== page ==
I'm not an expert: sometimes it helps!  ;D
Cheers,

ikod

« Last Edit: 22/08/2007 23:09:29 by iko »
 

Offline iko

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Re: What is Whipple's disease?
« Reply #41 on: 22/08/2007 22:05:55 »
OK understudy,

I'll reply your multiple questions as
a no-expert, just your discussant and
a simple 'reader' of intriguing cases
regarding obnoxious fastidious germs.

iko,
First, let me say thank you to you for your insight and thoughts on Tropheryma whipplei bacteria.
A good friend of mine has recently begun treatment consistent with that for Whipple's disease.

After reading a bit on this bacteria and the Whipple's disease, I have come to believe that it is considered to be rare only because it is so difficult to observe.

I think Tropheryma whipplei may be a common germ in our environment, nevertheless it causes troubles in very few people. Even considering a consistent number of undiagnosed cases, it should be a rare pathogen anyway.
I overstressed on purpose intriguing reports from medical literature to open the discussion on how to find a cheap and easy way to avoid these treatable ailments go undetected for months and years, with all the human suffering involved.



Also, I am curious about a few potential issues relating to this bacteria:
- Is this bacteria is able to be passed from one person to another by becoming airborne?

I think it survives happily in the environment (Actinomycetae) with its triple layer membrane, consequently air, dust, water and contacts may be the routes of infection.
As in many other cases, infection is routinely kept under control efficiently by the defence systems: only in rare instances -probably because of some immune defect- whipple bacteria manage to spread around.
See the previously cited reviews for details.


- Has any researcher actually ever seen this bacteria alive, since an electron microscope does not allow for live viewing?

Interesting point: Whipple bacteria had been successfully cultured at the end of the last century.  They are intracellular germs...I think it's quite difficult to see them alive.

- If not, how does this restrict the effort of researchers to understand the nature of this bacteria?

-  Could many, many diseases that are presently known to the medical community be simply manifestations of different stages of this bacteria's existence within its human host and be incorrectly viewed as stand alone diseases?

Good point, and the actual target of this thread, but never forget that this could be just one of several germs playing dirty tricks and hiding behind some 'idiopathic' human diseases.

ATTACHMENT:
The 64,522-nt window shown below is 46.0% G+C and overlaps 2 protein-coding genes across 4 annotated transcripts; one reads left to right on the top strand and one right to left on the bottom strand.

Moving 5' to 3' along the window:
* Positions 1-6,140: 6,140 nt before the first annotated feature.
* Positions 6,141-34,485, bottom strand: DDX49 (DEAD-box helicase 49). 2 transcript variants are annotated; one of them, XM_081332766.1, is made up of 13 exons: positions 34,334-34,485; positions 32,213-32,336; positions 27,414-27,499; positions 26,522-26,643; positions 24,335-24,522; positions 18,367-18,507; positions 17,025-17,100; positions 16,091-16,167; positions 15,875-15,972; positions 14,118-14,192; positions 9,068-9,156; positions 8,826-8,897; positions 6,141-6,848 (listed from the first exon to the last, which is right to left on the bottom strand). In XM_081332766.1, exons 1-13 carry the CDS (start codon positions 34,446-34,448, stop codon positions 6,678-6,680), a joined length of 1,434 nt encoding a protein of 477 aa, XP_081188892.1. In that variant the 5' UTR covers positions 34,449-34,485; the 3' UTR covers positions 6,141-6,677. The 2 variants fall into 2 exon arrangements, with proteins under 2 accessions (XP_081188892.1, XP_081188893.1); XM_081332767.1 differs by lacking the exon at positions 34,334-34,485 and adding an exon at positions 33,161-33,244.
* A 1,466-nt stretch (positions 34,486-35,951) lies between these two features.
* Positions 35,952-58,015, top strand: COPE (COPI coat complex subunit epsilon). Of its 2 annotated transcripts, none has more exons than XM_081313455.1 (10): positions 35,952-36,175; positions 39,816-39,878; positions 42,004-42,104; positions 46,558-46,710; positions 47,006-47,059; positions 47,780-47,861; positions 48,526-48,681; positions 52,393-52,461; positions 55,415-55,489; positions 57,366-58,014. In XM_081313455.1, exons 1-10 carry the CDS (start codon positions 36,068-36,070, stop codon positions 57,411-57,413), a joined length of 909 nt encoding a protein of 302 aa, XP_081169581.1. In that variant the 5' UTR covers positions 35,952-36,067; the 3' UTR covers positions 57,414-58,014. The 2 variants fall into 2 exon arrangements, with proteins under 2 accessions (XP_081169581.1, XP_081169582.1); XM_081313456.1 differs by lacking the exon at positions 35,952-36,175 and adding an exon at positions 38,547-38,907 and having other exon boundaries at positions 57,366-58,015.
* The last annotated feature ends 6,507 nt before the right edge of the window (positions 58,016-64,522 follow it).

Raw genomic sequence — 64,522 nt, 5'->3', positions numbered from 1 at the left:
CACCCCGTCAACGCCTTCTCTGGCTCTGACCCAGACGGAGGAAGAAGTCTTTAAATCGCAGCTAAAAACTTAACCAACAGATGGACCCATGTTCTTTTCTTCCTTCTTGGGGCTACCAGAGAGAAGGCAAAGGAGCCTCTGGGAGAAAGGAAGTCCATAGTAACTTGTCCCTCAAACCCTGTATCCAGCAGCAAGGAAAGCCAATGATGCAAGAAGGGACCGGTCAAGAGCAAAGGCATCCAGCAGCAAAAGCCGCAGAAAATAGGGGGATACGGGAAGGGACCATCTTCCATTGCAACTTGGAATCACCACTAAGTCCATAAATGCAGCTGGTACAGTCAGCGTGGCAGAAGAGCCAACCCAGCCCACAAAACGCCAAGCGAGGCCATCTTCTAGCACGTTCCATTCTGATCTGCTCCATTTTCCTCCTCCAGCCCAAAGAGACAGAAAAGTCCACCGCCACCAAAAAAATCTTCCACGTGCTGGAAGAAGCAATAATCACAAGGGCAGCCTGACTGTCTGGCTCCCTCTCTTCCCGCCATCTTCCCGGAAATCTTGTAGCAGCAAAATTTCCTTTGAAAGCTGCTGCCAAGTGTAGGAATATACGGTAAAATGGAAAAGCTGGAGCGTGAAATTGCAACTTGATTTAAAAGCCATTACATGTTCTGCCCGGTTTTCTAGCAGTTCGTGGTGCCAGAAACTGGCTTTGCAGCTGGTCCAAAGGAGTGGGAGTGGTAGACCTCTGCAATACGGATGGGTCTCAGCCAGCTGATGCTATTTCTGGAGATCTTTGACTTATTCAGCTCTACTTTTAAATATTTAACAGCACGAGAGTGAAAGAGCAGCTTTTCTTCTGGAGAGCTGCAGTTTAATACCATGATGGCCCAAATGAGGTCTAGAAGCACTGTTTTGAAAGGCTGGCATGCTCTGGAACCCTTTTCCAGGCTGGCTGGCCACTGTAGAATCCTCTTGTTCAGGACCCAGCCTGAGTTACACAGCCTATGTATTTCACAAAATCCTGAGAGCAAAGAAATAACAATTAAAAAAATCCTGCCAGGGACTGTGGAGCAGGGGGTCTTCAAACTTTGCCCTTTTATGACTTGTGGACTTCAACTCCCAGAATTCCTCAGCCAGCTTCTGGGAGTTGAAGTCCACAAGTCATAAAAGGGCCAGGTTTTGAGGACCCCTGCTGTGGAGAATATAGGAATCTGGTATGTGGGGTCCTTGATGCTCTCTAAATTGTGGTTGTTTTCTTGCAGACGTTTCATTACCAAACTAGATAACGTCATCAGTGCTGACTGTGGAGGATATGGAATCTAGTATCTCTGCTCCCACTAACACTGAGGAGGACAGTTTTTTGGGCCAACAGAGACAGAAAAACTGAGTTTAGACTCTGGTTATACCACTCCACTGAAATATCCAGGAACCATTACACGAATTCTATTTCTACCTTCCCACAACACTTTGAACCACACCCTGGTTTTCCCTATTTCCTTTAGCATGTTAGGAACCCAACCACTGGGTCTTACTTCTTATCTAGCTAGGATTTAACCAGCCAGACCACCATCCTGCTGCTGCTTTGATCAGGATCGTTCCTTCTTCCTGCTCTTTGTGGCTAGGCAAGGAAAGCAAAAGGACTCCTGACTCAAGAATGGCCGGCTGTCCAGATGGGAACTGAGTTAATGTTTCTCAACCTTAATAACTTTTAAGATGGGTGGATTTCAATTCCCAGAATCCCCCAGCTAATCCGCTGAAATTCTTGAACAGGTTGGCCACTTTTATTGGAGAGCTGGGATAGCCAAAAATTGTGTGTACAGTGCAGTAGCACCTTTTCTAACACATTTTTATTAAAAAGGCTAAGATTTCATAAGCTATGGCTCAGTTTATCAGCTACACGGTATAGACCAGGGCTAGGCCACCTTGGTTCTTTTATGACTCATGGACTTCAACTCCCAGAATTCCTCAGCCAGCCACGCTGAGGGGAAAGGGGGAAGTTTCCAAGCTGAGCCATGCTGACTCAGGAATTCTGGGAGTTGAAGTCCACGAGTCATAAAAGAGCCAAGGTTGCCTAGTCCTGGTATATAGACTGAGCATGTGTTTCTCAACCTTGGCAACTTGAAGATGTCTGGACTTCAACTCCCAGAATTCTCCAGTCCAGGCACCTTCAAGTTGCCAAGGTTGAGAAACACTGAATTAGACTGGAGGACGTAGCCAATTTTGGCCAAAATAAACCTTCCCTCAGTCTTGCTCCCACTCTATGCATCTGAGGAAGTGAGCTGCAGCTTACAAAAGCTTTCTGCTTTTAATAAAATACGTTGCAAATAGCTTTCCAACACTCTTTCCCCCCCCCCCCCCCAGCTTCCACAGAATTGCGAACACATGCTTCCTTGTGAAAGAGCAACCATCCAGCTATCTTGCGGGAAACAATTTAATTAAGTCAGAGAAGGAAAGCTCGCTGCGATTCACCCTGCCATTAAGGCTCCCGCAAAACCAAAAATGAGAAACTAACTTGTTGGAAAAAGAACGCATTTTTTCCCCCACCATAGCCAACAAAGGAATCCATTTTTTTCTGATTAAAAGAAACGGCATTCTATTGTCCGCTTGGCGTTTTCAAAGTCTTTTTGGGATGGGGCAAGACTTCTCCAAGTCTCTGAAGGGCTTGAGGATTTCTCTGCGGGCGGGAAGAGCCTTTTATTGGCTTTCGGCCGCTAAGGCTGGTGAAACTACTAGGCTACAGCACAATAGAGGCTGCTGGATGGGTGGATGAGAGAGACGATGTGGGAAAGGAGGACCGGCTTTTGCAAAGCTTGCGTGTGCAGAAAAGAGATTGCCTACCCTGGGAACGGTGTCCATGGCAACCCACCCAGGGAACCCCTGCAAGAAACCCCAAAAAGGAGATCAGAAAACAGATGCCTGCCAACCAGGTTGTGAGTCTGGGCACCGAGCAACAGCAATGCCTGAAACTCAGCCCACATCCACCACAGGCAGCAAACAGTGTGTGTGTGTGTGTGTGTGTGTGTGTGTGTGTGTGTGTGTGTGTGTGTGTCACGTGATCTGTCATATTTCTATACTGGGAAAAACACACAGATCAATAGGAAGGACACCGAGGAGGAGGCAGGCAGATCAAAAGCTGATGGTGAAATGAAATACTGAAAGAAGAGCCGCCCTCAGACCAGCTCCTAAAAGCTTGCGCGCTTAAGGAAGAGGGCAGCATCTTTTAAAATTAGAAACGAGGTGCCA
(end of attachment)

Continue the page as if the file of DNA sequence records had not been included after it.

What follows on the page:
I decided to start with this peculiar one knowing that it's not alone.


- Are some or all of the bacteria in the family of this bacteria being underestimated in terms of their ability to work together?

- Can evolutionary change to any of the (six?) bacteria in this family  allow a systematic evolution from one to another to another ... and ultimately to the T whipelii?

I'd like to be able to answer these questions!   :-X

- Is it possible that this bacteria plays a very substantial role in cancer diseases?

We cannot exclude it, if we accept the connection between persistent infection, chronic inflammation and cancerogenesis. Helicobacter pylori causes intestinal lymphomas and gastric cancer.

- Do you think that routine efforts to check for this bacteria and further understand the likelihood of its role in medical conditions listed on the following website as soon as a few of these symptoms are recognized (http://www.mayoclinic.com/health/whipples-disease/DS00757/DSECTION=2) would help to substantially increase advanced detection of this bacteria, prevent more advanced illnesses and deaths, and thus save the medical industry money?

Give me some time to check this out...

-  Do you believe that until this bacteria is dressed up in threads of economics and globally paraded before the medical insurance industry as a profit thief that that industry will continue to underestimate it or overlook it?

Sometimes peculiar issues and rare disorders are ignored just like that: I would not always search for a hidden negative influence by medical insurance industry or others.
I tend to think that we need many more new smart brains most of all, honest enthusiastic researchers.  I've met many, maybe we need more.
Medical research about fastidious persistent germs could be partly supported by our govs and independent foundations.  Major pharmaceutical companies will follow


Thank you again for your insight and for your devotion to this subject.

I look forward to seeing what your responses to these questions are.

Thank you so much for your difficult questions:
I apologize right away for my short replies...
I prefer synthetic and condensed communication.
Regards,

ikod
« Last Edit: 28/08/2007 16:41:21 by iko »
 

Offline iko